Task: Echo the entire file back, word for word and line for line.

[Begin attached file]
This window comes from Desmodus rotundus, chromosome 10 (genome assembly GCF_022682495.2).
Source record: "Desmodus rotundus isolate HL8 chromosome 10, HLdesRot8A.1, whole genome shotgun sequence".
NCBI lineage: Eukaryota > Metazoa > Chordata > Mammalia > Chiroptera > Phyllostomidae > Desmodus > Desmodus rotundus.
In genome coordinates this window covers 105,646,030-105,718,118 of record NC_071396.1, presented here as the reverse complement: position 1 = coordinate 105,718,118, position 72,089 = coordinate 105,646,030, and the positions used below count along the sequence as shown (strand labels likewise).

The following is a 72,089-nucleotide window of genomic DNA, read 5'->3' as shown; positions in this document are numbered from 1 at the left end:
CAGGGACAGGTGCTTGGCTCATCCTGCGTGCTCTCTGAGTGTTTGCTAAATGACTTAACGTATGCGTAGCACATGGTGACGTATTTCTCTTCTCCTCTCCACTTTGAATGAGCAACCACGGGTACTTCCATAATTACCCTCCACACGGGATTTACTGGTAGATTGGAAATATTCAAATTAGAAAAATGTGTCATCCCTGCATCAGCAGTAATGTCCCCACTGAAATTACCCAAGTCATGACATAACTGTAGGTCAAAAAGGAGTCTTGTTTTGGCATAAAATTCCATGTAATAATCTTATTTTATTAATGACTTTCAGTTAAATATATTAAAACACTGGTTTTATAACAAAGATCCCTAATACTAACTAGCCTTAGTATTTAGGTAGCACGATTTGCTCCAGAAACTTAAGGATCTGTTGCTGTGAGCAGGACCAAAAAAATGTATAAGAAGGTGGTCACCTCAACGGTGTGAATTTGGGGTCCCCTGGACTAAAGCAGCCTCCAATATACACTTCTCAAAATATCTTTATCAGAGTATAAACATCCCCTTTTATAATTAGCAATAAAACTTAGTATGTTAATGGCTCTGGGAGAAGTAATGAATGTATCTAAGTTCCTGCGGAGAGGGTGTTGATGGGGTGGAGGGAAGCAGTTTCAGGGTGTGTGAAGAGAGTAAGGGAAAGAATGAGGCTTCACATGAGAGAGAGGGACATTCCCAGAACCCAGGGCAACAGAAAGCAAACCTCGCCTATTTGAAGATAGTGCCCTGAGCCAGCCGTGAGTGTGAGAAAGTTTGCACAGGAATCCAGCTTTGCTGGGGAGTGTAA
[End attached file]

This window comes from Desmodus rotundus, chromosome 10 (genome assembly GCF_022682495.2).
Source record: "Desmodus rotundus isolate HL8 chromosome 10, HLdesRot8A.1, whole genome shotgun sequence".
NCBI lineage: Eukaryota > Metazoa > Chordata > Mammalia > Chiroptera > Phyllostomidae > Desmodus > Desmodus rotundus.
In genome coordinates this window covers 105,646,030-105,718,118 of record NC_071396.1, presented here as the reverse complement: position 1 = coordinate 105,718,118, position 72,089 = coordinate 105,646,030, and the positions used below count along the sequence as shown (strand labels likewise).

The following is a 72,089-nucleotide window of genomic DNA, read 5'->3' as shown; positions in this document are numbered from 1 at the left end:
CAGGGACAGGTGCTTGGCTCATCCTGCGTGCTCTCTGAGTGTTTGCTAAATGACTTAACGTATGCGTAGCACATGGTGACGTATTTCTCTTCTCCTCTCCACTTTGAATGAGCAACCACGGGTACTTCCATAATTACCCTCCACACGGGATTTACTGGTAGATTGGAAATATTCAAATTAGAAAAATGTGTCATCCCTGCATCAGCAGTAATGTCCCCACTGAAATTACCCAAGTCATGACATAACTGTAGGTCAAAAAGGAGTCTTGTTTTGGCATAAAATTCCATGTAATAATCTTATTTTATTAATGACTTTCAGTTAAATATATTAAAACACTGGTTTTATAACAAAGATCCCTAATACTAACTAGCCTTAGTATTTAGGTAGCACGATTTGCTCCAGAAACTTAAGGATCTGTTGCTGTGAGCAGGACCAAAAAAATGTATAAGAAGGTGGTCACCTCAACGGTGTGAATTTGGGGTCCCCTGGACTAAAGCAGCCTCCAATATACACTTCTCAAAATATCTTTATCAGAGTATAAACATCCCCTTTTATAATTAGCAATAAAACTTAGTATGTTAATGGCTCTGGGAGAAGTAATGAATGTATCTAAGTTCCTGCGGAGAGGGTGTTGATGGGGTGGAGGGAAGCAGTTTCAGGGTGTGTGAAGAGAGTAAGGGAAAGAATGAGGCTTCACATGAGAGAGAGGGACATTCCCAGAACCCAGGGCAACAGAAAGCAAACCTCGCCTATTTGAAGATAGTGCCCTGAGCCAGCCGTGAGTGTGAGAAAGTTTGCACAGGAATCCAGCTTTGCTGGGGAGTGTAA